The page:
JUPITER, Fl. (KMOV.com) -- As far as starting things off on the right foot, Jack Flaherty couldn’t have done much better.
The 22-year-old prospect was tapped to start the Cardinals Grapefruit League opener, and responded with two sterling innings.
“You always want to go out and set the tone if you’re the first guy to go, so it was good to get things going that way,” Flaherty said afterward.
It was quite the tone to set.
He commanded the game for two innings, facing the minimum of six hitters. Two of those he struck out, and no one else managed to get a ball out of the infield.
Flaherty was so efficient he actually had 14 pitches left on his limit, but given the success of the start, the manager decided to pull him on a high note.
“He was out there working very early. He was playing a lot of catch. He got plenty of work in today,” Mike Matheny said. “It was a good day. Get that second clean [inning] in and then get him out.”
Flaherty tore through the minor leagues last year, rising from Double-A to Triple-A in just two months and making his MLB debut on September 1. His rapid ascension was fueled by a polished four-pitch arsenal over which he possesses uncommon command for a pitcher his age.
Friday he showed off his offseason work, impressing observers with significantly increased movement on his fastball.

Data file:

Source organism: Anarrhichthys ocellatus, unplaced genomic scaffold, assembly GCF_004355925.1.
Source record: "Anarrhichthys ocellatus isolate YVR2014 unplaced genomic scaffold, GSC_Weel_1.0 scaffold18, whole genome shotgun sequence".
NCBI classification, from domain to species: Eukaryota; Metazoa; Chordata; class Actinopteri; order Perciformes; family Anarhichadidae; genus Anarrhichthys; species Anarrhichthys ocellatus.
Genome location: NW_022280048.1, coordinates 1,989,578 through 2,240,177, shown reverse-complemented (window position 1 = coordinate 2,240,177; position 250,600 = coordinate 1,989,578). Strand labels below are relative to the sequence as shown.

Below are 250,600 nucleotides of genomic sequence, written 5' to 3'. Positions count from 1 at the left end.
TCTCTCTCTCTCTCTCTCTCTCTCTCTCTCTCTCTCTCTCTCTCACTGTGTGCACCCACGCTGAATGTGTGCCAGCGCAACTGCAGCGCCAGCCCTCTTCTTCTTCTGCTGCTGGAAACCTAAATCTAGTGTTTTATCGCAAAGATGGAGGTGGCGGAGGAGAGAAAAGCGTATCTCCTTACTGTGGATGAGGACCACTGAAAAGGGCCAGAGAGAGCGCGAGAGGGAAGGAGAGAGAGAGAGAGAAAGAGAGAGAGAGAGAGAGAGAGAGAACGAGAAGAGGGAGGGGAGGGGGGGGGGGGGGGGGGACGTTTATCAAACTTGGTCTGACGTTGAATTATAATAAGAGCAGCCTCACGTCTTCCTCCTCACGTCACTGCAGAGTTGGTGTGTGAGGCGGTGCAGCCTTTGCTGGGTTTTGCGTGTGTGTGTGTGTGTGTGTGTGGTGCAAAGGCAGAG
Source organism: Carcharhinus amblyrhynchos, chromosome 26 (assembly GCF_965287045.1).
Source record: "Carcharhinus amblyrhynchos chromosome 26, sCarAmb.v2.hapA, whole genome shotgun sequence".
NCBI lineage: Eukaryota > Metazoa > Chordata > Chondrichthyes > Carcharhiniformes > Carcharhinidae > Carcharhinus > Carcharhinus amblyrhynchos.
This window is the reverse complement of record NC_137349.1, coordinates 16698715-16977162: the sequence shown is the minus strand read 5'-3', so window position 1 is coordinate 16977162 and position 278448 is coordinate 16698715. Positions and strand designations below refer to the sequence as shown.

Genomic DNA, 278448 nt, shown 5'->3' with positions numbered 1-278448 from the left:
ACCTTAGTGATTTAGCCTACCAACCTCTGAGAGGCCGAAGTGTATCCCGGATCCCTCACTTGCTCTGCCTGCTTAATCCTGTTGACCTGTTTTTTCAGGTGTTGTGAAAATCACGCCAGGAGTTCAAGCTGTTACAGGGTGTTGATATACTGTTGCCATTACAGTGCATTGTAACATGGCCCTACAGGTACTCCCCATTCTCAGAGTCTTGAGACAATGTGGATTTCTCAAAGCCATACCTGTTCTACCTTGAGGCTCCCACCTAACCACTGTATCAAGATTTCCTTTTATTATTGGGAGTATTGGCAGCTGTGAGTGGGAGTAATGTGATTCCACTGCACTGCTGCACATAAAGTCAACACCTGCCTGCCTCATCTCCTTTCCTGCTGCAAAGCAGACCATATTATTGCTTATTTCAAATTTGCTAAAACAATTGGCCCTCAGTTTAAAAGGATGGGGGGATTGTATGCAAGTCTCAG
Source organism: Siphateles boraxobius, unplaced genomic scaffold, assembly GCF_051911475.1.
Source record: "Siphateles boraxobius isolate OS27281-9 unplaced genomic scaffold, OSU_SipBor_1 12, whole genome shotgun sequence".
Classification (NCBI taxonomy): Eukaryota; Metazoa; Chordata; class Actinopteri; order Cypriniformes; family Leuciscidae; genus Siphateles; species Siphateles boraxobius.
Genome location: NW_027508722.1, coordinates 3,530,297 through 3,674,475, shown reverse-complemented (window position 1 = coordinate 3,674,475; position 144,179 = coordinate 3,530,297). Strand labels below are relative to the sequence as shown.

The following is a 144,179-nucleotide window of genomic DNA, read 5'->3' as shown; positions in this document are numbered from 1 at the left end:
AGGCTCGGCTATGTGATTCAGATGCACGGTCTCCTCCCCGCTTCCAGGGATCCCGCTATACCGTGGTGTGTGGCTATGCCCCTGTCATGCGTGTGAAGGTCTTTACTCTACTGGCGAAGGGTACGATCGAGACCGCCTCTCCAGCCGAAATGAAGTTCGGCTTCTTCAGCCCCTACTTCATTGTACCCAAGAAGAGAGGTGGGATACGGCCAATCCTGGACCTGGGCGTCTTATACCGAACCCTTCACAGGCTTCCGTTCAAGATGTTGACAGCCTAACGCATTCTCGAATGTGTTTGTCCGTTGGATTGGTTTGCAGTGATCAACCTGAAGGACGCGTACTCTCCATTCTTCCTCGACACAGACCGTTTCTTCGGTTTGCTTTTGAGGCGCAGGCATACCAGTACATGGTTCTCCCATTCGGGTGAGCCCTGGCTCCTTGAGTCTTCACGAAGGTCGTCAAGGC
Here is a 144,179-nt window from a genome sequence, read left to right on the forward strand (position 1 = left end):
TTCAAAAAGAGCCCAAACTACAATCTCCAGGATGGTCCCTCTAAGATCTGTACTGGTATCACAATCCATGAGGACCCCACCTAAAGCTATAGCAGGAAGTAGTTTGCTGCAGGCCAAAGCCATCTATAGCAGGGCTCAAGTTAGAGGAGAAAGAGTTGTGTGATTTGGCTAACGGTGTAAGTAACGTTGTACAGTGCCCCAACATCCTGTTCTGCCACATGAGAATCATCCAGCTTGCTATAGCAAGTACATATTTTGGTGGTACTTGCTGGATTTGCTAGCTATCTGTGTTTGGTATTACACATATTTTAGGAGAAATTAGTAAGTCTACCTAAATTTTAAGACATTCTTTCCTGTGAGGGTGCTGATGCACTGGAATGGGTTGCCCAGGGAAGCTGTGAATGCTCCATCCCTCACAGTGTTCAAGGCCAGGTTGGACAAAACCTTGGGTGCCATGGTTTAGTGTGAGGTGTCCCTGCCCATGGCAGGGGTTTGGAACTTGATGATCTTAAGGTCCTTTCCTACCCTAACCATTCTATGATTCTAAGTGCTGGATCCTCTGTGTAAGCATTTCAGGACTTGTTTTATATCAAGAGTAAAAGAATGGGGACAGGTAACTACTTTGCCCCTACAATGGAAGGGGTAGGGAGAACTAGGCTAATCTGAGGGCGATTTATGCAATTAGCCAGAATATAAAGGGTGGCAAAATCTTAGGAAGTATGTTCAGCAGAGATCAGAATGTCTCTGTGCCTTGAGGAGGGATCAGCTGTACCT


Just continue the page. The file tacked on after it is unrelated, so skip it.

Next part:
“His fastball was moving a lot,” Yadier Molina, who caught Flaherty in the exhibition opener, said. “I don’t remember that from last year.”
“I don’t remember that much movement either,” Matheny added. “I know it was something he was talking about wanting to add, but it was really about location and good breaking stuff. That kind of movement is going to be huge for him.”
Flaherty said he worked on playing with the fastball movement over the winter, putting different levels of pressure on the ball from certain fingers. Perhaps most impressive was the fact such a young arm demonstrated so many positive things after only facing live hitting once before his first game.
Due to the compressed spring schedule in 2018, several pitchers will only face hitters in practice once before their game starts arrive. The regular season starts earlier this year, a product of an effort in the CBA to get more off days for teams. The byproduct is less prep time before spring games begin, and for a young prospect like Flaherty, less lead time could present a challenge.
But he seems to have matured as fast as he rose through the system, and looked like he’d been ready for weeks.
“[The shortened schedule] just makes the offseason preparation that much more important,” he said.
Even with such a successful first impression, the California native spoke like a much more experienced pitcher before heading to his car. He’s slated to start Wednesday in Sarasota, and plans plenty of introspection between now and then.
“I’ll go and I will reflect more on [the start], and then I’ll come away with some things I want to do better,” he said.
Maybe next time no one will reach the infield grass.